The Nomadic Tuna

Most people might think of it as a canned food with a distinct aroma, but the tuna is also a fish, a saltwater one to be specific. The tuna and its sibling the mackerel are the only fish species capable of maintaining a body temperature that’s actually higher than that of the water it’s swimming in. Typically found in warm waters, the tuna is among the most commercially fished sea dwellers and maintains high popularity as a game fish.

There are over seven species of tuna, and they all lead nomadic lives, living for as long as thirty years in rare cases. These fish can grow to be quite long at more than six feet and they can weigh more than 500 pounds. If that seems large, consider that the largest tuna ever caught was over twenty feet long and weighed a whopping 1600 pounds!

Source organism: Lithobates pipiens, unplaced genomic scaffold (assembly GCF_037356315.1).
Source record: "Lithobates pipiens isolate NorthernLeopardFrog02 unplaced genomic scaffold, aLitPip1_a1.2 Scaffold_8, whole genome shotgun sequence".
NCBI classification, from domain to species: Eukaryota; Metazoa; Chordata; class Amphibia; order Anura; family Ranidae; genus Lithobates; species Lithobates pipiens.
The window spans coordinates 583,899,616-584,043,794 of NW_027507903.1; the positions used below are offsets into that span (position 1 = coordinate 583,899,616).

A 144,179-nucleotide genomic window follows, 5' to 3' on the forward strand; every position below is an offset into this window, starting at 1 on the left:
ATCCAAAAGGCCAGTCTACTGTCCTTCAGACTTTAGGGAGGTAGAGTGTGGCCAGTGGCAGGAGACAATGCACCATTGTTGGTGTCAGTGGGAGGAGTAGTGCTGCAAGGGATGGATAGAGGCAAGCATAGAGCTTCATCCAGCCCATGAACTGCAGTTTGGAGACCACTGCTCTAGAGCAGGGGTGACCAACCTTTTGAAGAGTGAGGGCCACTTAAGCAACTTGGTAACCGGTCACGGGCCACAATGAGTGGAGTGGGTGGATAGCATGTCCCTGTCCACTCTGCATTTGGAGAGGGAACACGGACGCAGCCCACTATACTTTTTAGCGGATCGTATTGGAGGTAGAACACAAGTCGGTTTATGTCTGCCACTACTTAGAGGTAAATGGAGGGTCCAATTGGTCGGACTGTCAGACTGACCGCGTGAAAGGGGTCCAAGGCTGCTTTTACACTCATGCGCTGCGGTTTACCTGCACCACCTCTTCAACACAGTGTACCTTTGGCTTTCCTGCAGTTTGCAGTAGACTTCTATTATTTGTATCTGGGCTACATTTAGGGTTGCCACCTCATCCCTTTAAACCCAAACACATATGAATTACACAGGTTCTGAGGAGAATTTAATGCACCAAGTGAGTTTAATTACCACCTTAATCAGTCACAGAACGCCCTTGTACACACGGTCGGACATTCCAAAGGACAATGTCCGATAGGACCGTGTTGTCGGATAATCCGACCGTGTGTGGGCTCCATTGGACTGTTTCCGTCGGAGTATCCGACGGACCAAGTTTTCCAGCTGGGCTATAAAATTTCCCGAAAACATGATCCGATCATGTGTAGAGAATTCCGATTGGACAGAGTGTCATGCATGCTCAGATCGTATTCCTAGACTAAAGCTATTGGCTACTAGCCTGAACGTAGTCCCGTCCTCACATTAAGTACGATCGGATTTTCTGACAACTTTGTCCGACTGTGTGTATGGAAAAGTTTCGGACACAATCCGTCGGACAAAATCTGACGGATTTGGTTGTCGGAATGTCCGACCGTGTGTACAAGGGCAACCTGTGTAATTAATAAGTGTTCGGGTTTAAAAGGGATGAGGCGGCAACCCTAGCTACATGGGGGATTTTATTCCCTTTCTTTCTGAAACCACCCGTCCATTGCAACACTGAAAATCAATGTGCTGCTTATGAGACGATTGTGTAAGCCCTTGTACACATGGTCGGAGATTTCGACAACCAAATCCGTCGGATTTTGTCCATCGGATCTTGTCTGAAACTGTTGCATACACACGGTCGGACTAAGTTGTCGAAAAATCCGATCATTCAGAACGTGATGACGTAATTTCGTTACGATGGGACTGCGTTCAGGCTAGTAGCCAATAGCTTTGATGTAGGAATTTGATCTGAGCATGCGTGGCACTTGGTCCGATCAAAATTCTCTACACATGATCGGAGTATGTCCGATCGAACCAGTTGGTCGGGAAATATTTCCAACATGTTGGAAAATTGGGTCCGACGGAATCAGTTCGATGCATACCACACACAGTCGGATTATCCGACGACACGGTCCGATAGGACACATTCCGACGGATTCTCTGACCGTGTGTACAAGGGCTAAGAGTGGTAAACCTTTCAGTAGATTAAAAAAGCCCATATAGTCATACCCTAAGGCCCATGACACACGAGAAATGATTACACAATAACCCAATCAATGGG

As agile predators, the colors of a tuna’s body are perfectly suited for camouflage. Even though they are quite large, they are capable of zipping through the ocean waters at over sixty miles per hour. On top of that, the fish can also adjust the position of its pectoral and dorsal fin to improve acceleration and reduce drag, which aids greatly in catching prey. This prey consists of other fish like herring and mackerel as well as squid and crustaceans.

Ready to take on the tuna? Call Captain Dennis Forgione of Freespool Sport Fishing Miami at 305-582-5445 to get started with booking your fishing Miami trip. Our specialties include kite fishing, live bait fishing, and anchor fishing.